All patients will receive red blood cells (RBCs) that are ABO and Rh compatible as per routine blood bank practices. In addition to routine compatibility, subjects in this arm will receive blood that is not matched to their sex (donor and recipient sex are not the same). Patients in this arm will receive RBCs mismatched to their sex until discharge from hospital or death.

Trial Logistics

Trial Timeline

Approximate Timeline
Screening: ~3 weeks
Treatment: Varies
Reporting: from date of study initiation at each site until date the final patient is randomized, approximately 8 months.
This trial has the following approximate timeline: 3 weeks for initial screening, variable treatment timelines, and roughly from date of study initiation at each site until date the final patient is randomized, approximately 8 months. for reporting.

Who is running the study

Principal Investigator
M. Z.
Prof. Michelle Zeller, Associate Professor
McMaster University

Closest Location

Kingston Health Sciences Centre - Kingston, Canada

Eligibility Criteria

This trial is for patients born any sex aged 18 and older. There are 3 eligibility criteria to participate in this trial as listed below.

Mark “yes” if the following statements are true for you:
Adults (age ≥18)
Admitted to the intensive care unit
Requiring a red blood cell transfusion

Patient Q&A Section

Please Note: These questions and answers are submitted by anonymous patients, and have not been verified by our internal team.

What are common treatments for blood transfusions?

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In this review, common treatments for blood transfusions include 1) whole blood in general, 2) packed red blood cells for hemolytic (non-A-B D) transfusions, and 3) platelets in general as well as when platelets are used in prophylaxis, the first transfusion of RBCs, or in massive blood loss or in bleeding patients. Other important blood products that are only partially used now are plasma and cryoprecipitate.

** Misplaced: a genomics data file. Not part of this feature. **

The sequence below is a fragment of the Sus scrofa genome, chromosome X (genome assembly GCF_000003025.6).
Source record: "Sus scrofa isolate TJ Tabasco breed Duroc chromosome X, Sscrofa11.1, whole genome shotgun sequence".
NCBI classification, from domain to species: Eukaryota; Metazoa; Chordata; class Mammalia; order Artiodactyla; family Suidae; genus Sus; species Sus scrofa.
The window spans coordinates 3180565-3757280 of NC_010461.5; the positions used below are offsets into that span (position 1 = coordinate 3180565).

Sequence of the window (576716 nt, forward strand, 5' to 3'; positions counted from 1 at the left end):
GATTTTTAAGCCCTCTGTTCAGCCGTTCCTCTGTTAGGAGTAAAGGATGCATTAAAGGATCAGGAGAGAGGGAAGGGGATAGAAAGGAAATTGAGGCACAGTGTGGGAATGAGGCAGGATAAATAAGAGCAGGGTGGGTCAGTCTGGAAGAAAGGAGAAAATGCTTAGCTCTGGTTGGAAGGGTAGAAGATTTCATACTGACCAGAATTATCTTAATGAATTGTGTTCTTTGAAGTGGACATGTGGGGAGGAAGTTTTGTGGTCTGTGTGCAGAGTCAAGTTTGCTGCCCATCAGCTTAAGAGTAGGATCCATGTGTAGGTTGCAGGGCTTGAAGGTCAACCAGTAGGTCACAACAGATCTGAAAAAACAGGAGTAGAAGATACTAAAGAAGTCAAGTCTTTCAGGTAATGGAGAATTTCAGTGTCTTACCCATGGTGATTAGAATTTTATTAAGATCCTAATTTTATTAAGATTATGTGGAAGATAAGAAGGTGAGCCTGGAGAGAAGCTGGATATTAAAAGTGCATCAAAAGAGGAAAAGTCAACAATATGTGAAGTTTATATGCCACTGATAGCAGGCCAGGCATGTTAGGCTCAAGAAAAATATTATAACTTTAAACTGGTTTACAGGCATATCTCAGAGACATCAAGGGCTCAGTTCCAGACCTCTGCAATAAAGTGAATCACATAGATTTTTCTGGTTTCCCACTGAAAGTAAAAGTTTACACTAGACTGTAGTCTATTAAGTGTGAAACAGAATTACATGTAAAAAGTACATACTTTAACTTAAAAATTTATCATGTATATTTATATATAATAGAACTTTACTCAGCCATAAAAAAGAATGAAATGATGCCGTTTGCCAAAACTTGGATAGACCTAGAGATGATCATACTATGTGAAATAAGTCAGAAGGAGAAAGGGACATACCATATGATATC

Unverified Answer

How many people get blood transfusions a year in the United States?

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The AHRQ estimates the number of blood transfusions received by all patients with the best estimates reported. Only for critically ill and bleeding patients does more than 80% of patients qualify for blood transfusions. The number needed to transfuse is fairly high, ranging between 2 and 22. A large number of blood units are being wasted and potentially unnecessary. The mean length of stay is 6 days for both patients without blood and patients receiving a blood transfusion (and 6.4 days for the transfused group). Many blood transfusions were performed on patients with a low risk for needing these procedures based on clinical prediction models.